# Physics & Computation

## Contents

# Physics & Computation¶

## The analytical solutions¶

**Permanent Magnets**

Magnetic field computations in Magpylib are based on known analytical solutions (formulas) to permanent magnet and current problems. For Magpylib we have used the following references:

Field of cuboid magnets: [1999Yang, 2005Engel-Herbert, 2013Camacho]

Field of cylindrical magnets: [1994Furlani, 2009Derby, 2021Slanovc]

Field of facet bodies: [2009Janssen, 2013Rubeck]

Field of circular line current: [1950Smythe, 2001Simpson, 2017Ortner]

all others derived by hand

A short reflection on how these formulas can be achieved: In magnetostatics (no currents) the magnetic field becomes conservative (Maxwell: \(\nabla \times {\bf H} = 0\)) and can thus be expressed through the magnetic scalar potential \(\Phi_m\):

The solution to this equation can be expressed by an integral over the magnetization distribution \({\bf M}({\bf r})\) as

where \({\bf r}\) denotes the position, \(V\) is the magnetized volume with surface \(S\) and normal vector \({\bf n}\) onto the surface. This solution is derived in detail e.g. in [1999Jackson].

**Currents**

The fields of currents are directly derived using the law of Biot-Savart with the current distribution \({\bf J}({\bf r})\):

In some special cases (simple shapes, homogeneous magnetizations and current distributions) the above integrals can be worked out directly to give analytical formulas (or simple, fast converging series). The derivations can be found in the respective references. A noteworthy comparison between the Coulombian approach and the Amperian current model is given in [2009Ravaud].

## Accuracy of the Solutions and Demagnetization¶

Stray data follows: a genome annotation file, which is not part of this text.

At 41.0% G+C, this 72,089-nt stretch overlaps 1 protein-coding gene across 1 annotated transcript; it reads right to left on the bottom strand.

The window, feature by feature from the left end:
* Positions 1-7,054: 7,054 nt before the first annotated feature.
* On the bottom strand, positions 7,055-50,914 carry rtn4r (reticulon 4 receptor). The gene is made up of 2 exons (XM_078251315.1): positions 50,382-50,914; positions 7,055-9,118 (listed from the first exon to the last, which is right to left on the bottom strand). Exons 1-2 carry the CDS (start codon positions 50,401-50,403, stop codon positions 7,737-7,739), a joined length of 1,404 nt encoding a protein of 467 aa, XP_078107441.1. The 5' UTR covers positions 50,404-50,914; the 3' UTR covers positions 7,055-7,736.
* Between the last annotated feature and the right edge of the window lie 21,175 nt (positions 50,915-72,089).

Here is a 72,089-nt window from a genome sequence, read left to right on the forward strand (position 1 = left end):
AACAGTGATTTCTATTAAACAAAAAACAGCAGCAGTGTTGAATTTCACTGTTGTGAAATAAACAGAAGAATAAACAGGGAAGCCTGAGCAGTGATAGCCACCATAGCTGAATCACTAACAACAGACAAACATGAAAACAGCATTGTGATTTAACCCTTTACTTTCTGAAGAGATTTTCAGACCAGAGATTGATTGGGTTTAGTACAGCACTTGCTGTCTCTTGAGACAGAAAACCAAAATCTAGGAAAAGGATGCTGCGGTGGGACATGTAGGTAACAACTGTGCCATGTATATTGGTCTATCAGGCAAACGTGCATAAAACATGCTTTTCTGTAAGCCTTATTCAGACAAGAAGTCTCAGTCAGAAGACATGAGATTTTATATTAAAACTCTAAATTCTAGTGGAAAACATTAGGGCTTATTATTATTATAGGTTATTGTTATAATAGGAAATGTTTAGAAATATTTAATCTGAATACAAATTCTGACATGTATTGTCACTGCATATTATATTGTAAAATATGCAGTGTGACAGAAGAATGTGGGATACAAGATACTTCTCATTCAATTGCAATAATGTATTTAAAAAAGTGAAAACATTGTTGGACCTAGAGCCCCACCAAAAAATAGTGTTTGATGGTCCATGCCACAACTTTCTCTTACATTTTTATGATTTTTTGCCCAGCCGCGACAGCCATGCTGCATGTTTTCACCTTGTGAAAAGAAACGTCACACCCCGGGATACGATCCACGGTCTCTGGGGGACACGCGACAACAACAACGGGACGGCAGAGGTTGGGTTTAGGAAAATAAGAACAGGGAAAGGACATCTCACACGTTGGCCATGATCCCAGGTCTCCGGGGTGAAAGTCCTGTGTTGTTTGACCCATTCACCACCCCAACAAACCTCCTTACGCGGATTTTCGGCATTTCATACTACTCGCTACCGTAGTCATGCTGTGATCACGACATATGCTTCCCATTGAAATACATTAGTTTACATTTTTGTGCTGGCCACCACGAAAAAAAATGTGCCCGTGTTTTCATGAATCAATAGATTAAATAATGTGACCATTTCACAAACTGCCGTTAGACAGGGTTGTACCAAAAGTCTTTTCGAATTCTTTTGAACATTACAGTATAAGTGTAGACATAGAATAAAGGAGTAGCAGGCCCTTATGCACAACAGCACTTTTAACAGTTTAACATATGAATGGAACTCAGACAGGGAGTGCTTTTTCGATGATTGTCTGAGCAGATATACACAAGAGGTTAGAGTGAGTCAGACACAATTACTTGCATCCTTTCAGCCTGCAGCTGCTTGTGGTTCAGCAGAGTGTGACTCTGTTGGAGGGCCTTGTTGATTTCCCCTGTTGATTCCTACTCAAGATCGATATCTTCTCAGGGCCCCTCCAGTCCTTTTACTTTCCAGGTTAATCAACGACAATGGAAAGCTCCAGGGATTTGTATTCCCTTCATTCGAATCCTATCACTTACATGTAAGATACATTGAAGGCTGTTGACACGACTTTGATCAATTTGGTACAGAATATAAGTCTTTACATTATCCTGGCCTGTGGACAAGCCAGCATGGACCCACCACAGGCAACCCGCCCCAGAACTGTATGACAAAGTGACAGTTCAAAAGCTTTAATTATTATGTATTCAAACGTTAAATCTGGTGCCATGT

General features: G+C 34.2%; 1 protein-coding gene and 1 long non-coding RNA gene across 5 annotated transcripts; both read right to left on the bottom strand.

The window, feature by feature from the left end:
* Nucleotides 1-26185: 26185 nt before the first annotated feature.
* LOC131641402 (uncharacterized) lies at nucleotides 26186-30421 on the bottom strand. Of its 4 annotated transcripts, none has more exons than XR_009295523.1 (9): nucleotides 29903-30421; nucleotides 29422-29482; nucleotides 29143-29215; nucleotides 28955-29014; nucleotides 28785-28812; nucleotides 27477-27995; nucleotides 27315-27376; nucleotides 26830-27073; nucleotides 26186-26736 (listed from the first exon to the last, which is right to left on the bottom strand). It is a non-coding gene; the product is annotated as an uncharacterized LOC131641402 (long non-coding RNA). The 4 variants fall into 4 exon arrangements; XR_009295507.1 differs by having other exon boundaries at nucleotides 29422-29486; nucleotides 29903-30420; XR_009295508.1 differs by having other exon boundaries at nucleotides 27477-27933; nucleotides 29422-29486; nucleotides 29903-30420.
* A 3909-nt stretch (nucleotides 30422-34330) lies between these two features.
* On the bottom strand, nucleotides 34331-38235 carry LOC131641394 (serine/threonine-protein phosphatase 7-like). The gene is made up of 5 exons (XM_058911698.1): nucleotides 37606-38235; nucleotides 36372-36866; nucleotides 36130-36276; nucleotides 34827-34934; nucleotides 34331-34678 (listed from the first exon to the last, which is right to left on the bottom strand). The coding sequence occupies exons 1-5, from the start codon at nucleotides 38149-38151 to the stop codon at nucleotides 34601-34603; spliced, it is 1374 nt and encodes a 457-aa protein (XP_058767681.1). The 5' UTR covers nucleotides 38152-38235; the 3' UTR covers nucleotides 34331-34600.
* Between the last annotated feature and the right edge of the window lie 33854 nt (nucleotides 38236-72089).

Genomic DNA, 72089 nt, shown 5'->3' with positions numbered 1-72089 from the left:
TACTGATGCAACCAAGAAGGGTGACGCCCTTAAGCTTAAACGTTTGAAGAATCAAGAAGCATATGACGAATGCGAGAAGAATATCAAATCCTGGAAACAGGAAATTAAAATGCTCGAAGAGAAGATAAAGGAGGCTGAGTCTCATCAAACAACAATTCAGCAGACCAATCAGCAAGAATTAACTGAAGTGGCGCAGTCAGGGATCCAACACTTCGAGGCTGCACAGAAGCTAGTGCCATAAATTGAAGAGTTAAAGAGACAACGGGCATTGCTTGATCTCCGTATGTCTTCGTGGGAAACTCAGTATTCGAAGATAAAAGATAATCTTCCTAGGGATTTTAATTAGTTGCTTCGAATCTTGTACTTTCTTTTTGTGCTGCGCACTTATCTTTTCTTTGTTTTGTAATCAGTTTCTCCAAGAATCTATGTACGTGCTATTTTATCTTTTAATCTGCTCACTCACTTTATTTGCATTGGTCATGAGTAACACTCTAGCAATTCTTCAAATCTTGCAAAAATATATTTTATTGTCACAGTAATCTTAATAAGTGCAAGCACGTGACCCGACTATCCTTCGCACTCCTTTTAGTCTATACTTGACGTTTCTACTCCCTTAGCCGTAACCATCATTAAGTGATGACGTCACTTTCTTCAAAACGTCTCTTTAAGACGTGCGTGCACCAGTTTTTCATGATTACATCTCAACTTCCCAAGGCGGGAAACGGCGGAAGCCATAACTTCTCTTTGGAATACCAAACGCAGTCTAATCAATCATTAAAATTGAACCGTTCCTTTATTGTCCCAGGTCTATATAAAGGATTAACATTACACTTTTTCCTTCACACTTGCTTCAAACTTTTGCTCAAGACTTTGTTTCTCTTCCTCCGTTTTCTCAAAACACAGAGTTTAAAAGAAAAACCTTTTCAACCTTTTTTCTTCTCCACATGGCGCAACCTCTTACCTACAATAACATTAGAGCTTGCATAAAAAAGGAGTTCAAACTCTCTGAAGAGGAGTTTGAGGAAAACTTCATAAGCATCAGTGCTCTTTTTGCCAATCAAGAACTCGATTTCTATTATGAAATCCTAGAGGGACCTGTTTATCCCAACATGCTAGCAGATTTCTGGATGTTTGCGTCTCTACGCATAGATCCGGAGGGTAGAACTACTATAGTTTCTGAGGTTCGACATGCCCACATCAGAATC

**Line currents:**

The magnetic field of a wire carrying a homogeneous current density is similar (ON THE OUTSIDE ONLY) to the field of a line current in the center of the wire, which carries the total current of the wire. Current distributions become inhomogeneous at bends of the wire or when eddy currents (finite frequencies) are involved.

**Magnets and Demagnetization**

The anayltical solutions are exact when bodies have a homogeneous magnetization. However, real materials always have a material response which results in an inhomogeneous magnetization even when the initial magnetization is perfectly homogeneous. There is a lot of literature on such demagnetization effects.

Modern high grade permanent magnets (NdFeB, SmCo, Ferrite) have a very weak material responses (local slope of the magnetization curve, remanent permeability) of the order of \(\mu_r \approx 1.05\). In this case the analyical solutions provide an excellent approximation with less than 1% error even at close distance from the magnet surface. A detailed error analysis and discussion is presented in the appendix of [2020Malago].

**Soft-Magnetic Materials**

Soft-magnetic materials like iron or steel with large permeabilities \(\mu_r \sim 1000\) can in principle not be modeled with Magpylib. However, when the body is static, when there is no strong local interaction with an adjacent magnet and when the body is mostly conformal one can approximate the field using the Magpylib solutions and some empirical magnetization that depends on the shape of the body, the material response and the strength of the magnetizing field.

An example would be the magnetization of a soft-magnetic metal piece in the earth magnetic field. However, even in such a case it is probably more efficient to use a simple dipole approximation.

**Convergence of the diametral Cylinder solution**

The diametral Cylinder solution is based on a converging series and is set to 50 iterations by default, which should be sufficient in most cases. If you want to be more precise, you can change the convergence behavior by setting a new default value `x`

with

```
magpylib.defaults.itercylinder = x
```

## Units and scaling property¶

Magpylib uses the following physical units:

[mT]: for the B-field and the magnetization (µ0*M).

[kA/m]: for the H-field.

[mm]: for position and length inputs.

[deg]: for angle inputs by default.

[A]: for current inputs.

However, the analytical solutions scale in such a way that the magnetic field is the same when the system scales in size. This means that a 1-meter sized magnet in a distance of 1-meter produces the same field as a 1-millimeter sized magnet in a distance of 1-millimeter. The choice of position/length input dimension is therefore not relevant - the Magpylib choice of [mm] is a result of history and practical considerations when working with position and orientation systems).